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Davida Higgin, 78, the organizer of the anti-nuclear Lakenheath Action Group, reads a letter Sunday to the 48th Fighter Wing commander during a demonstration outside RAF Lakenheath, England.
Davida Higgin, 78, the organizer of the anti-nuclear Lakenheath Action Group, reads a letter Sunday to the 48th Fighter Wing commander during a demonstration outside RAF Lakenheath, England. (Ron Jensen / S&S)

RAF LAKENHEATH, England — A local anti-nuclear group wants the 48th Fighter Wing commander to know it opposes the U.S. military storing nuclear weapons at RAF Lakenheath.

As part of regularly recurring protests Sunday, a letter addressed to Air Force Brig. Gen. Robert P. Steel was handed to a Ministry of Defense police official at the base’s main gate by Davida Higgin, who signed the letter.

“We want you to be aware of the great concern in this region,” the letter said in part. “We ask you to convey our concerns and our opposition to the U.S. government.”

The Lakenheath Action Group, which Higgin organized, has long believed the base houses nuclear weapons. The group’s position gained credence earlier this year when the Washington-based Natural Resources Defense Council, an environmental group, reported 110 nukes are stored at the base, part of America’s arsenal in Europe of 480 weapons.

The group used declassified documents, military publications and other sources for its report.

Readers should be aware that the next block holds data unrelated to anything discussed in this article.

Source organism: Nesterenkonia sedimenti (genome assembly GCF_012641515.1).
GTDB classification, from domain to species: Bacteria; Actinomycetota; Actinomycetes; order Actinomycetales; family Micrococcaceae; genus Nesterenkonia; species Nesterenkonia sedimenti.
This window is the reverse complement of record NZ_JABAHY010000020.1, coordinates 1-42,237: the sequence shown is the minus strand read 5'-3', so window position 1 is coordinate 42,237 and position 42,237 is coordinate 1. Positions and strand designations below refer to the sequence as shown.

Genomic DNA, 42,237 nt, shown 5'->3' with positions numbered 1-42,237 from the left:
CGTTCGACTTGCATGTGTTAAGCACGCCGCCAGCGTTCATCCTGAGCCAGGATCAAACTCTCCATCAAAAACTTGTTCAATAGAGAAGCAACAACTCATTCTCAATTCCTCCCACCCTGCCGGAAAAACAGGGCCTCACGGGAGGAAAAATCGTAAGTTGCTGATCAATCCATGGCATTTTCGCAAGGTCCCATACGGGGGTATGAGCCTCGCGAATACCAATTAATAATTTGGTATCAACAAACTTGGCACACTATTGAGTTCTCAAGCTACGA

Capt. Beth Horine, public affairs chief at the base, said she could neither confirm nor deny the presence of nuclear weapons at the base.

About 50 demonstrators gathered outside the base Sunday. Poems were read, speeches made and songs sung. A group known as Theatre of War presented a satirical play about America’s military presence in the U.K. and its plans for “world domination.”

Horine said the base is comfortable with the regular demonstrations held by Higgin and her group.

“Protests are part of life,” she said, adding the uniform she wears is about protecting that right. “We welcome them as long as they follow the ground rules.”

Higgin, 78, an American who has lived in England since 1949, and many of her colleagues predate the nuclear age. They have been protesting for decades and many have been arrested for their efforts.

John West, 78, began his activist life in 1956 when police roughed up protestors who had gathered to pray.

“I went over and joined (the protest) and I’ve been an activist ever since,” he said.

Higgin is confident the weapons will eventually be removed.

The Belgian parliament wants America’s nukes removed from Europe, she said. And the Russian government has said it will discuss reducing its nuclear stockpile only when America takes its weapons from Europe.

“Yes, I think it will happen,” Higgin said. “It will take time. I’m sure they will go eventually.”

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